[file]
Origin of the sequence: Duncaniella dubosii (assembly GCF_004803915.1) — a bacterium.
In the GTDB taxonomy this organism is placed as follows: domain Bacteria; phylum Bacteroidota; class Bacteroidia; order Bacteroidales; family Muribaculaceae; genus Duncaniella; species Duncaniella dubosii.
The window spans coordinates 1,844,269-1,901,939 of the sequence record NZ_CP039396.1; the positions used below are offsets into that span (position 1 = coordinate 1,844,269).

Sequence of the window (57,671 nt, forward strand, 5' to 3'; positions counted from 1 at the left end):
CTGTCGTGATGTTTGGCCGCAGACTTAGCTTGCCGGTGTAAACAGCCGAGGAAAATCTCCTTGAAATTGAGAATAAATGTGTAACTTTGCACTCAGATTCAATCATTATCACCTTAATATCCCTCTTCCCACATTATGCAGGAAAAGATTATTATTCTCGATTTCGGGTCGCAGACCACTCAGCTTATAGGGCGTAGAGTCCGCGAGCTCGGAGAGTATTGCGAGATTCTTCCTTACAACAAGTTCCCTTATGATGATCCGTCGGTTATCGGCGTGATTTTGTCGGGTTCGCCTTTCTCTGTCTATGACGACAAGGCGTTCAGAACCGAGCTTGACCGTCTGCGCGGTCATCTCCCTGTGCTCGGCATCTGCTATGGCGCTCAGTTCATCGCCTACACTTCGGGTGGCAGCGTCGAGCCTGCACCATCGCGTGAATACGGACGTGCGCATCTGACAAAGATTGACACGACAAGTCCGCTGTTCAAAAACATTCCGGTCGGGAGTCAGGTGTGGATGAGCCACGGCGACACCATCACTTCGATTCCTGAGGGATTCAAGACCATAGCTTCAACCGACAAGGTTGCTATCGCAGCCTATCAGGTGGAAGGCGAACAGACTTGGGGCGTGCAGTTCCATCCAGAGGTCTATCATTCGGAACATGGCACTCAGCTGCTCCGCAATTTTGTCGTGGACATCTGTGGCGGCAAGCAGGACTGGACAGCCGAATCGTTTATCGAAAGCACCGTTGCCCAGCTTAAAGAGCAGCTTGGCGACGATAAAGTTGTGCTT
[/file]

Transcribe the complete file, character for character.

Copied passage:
Origin of the sequence: Duncaniella dubosii (assembly GCF_004803915.1) — a bacterium.
In the GTDB taxonomy this organism is placed as follows: domain Bacteria; phylum Bacteroidota; class Bacteroidia; order Bacteroidales; family Muribaculaceae; genus Duncaniella; species Duncaniella dubosii.
The window spans coordinates 1,844,269-1,901,939 of the sequence record NZ_CP039396.1; the positions used below are offsets into that span (position 1 = coordinate 1,844,269).

Sequence of the window (57,671 nt, forward strand, 5' to 3'; positions counted from 1 at the left end):
CTGTCGTGATGTTTGGCCGCAGACTTAGCTTGCCGGTGTAAACAGCCGAGGAAAATCTCCTTGAAATTGAGAATAAATGTGTAACTTTGCACTCAGATTCAATCATTATCACCTTAATATCCCTCTTCCCACATTATGCAGGAAAAGATTATTATTCTCGATTTCGGGTCGCAGACCACTCAGCTTATAGGGCGTAGAGTCCGCGAGCTCGGAGAGTATTGCGAGATTCTTCCTTACAACAAGTTCCCTTATGATGATCCGTCGGTTATCGGCGTGATTTTGTCGGGTTCGCCTTTCTCTGTCTATGACGACAAGGCGTTCAGAACCGAGCTTGACCGTCTGCGCGGTCATCTCCCTGTGCTCGGCATCTGCTATGGCGCTCAGTTCATCGCCTACACTTCGGGTGGCAGCGTCGAGCCTGCACCATCGCGTGAATACGGACGTGCGCATCTGACAAAGATTGACACGACAAGTCCGCTGTTCAAAAACATTCCGGTCGGGAGTCAGGTGTGGATGAGCCACGGCGACACCATCACTTCGATTCCTGAGGGATTCAAGACCATAGCTTCAACCGACAAGGTTGCTATCGCAGCCTATCAGGTGGAAGGCGAACAGACTTGGGGCGTGCAGTTCCATCCAGAGGTCTATCATTCGGAACATGGCACTCAGCTGCTCCGCAATTTTGTCGTGGACATCTGTGGCGGCAAGCAGGACTGGACAGCCGAATCGTTTATCGAAAGCACCGTTGCCCAGCTTAAAGAGCAGCTTGGCGACGATAAAGTTGTGCTT